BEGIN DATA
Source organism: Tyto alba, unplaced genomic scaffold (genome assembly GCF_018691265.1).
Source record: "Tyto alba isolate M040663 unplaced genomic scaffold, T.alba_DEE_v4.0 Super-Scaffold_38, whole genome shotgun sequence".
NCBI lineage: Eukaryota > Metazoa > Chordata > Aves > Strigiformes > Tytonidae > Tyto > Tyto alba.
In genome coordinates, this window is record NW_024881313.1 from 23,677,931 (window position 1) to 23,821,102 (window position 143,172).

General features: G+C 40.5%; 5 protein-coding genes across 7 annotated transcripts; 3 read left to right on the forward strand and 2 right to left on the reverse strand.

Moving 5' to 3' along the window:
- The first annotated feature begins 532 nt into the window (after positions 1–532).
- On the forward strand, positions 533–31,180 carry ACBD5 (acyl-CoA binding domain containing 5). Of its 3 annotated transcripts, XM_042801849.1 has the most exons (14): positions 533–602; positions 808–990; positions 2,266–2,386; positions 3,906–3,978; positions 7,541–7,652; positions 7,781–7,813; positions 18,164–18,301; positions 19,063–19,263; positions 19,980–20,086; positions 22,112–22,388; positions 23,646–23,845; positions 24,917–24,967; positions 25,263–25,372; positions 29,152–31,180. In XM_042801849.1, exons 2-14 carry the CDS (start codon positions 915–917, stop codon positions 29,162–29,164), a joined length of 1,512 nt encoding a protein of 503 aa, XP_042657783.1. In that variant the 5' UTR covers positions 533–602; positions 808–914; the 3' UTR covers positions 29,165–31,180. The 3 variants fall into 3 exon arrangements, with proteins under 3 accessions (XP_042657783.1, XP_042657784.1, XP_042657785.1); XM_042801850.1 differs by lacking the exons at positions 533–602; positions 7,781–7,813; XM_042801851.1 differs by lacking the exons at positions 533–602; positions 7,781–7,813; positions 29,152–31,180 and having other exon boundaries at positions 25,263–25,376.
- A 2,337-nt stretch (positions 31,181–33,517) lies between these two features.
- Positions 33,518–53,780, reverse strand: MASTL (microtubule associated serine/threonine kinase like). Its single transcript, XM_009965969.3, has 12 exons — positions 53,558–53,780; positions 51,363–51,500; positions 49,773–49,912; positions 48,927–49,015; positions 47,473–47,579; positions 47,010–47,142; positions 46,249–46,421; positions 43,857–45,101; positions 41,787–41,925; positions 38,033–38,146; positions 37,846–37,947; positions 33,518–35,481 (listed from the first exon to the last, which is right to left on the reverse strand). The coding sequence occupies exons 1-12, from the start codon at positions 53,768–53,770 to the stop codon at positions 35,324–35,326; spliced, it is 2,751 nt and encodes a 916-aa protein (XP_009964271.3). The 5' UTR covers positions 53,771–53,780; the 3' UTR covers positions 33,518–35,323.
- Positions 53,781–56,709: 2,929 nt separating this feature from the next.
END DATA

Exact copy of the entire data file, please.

Source organism: Tyto alba, unplaced genomic scaffold (genome assembly GCF_018691265.1).
Source record: "Tyto alba isolate M040663 unplaced genomic scaffold, T.alba_DEE_v4.0 Super-Scaffold_38, whole genome shotgun sequence".
NCBI lineage: Eukaryota > Metazoa > Chordata > Aves > Strigiformes > Tytonidae > Tyto > Tyto alba.
In genome coordinates, this window is record NW_024881313.1 from 23,677,931 (window position 1) to 23,821,102 (window position 143,172).

General features: G+C 40.5%; 5 protein-coding genes across 7 annotated transcripts; 3 read left to right on the forward strand and 2 right to left on the reverse strand.

Moving 5' to 3' along the window:
- The first annotated feature begins 532 nt into the window (after positions 1–532).
- On the forward strand, positions 533–31,180 carry ACBD5 (acyl-CoA binding domain containing 5). Of its 3 annotated transcripts, XM_042801849.1 has the most exons (14): positions 533–602; positions 808–990; positions 2,266–2,386; positions 3,906–3,978; positions 7,541–7,652; positions 7,781–7,813; positions 18,164–18,301; positions 19,063–19,263; positions 19,980–20,086; positions 22,112–22,388; positions 23,646–23,845; positions 24,917–24,967; positions 25,263–25,372; positions 29,152–31,180. In XM_042801849.1, exons 2-14 carry the CDS (start codon positions 915–917, stop codon positions 29,162–29,164), a joined length of 1,512 nt encoding a protein of 503 aa, XP_042657783.1. In that variant the 5' UTR covers positions 533–602; positions 808–914; the 3' UTR covers positions 29,165–31,180. The 3 variants fall into 3 exon arrangements, with proteins under 3 accessions (XP_042657783.1, XP_042657784.1, XP_042657785.1); XM_042801850.1 differs by lacking the exons at positions 533–602; positions 7,781–7,813; XM_042801851.1 differs by lacking the exons at positions 533–602; positions 7,781–7,813; positions 29,152–31,180 and having other exon boundaries at positions 25,263–25,376.
- A 2,337-nt stretch (positions 31,181–33,517) lies between these two features.
- Positions 33,518–53,780, reverse strand: MASTL (microtubule associated serine/threonine kinase like). Its single transcript, XM_009965969.3, has 12 exons — positions 53,558–53,780; positions 51,363–51,500; positions 49,773–49,912; positions 48,927–49,015; positions 47,473–47,579; positions 47,010–47,142; positions 46,249–46,421; positions 43,857–45,101; positions 41,787–41,925; positions 38,033–38,146; positions 37,846–37,947; positions 33,518–35,481 (listed from the first exon to the last, which is right to left on the reverse strand). The coding sequence occupies exons 1-12, from the start codon at positions 53,768–53,770 to the stop codon at positions 35,324–35,326; spliced, it is 2,751 nt and encodes a 916-aa protein (XP_009964271.3). The 5' UTR covers positions 53,771–53,780; the 3' UTR covers positions 33,518–35,323.
- Positions 53,781–56,709: 2,929 nt separating this feature from the next.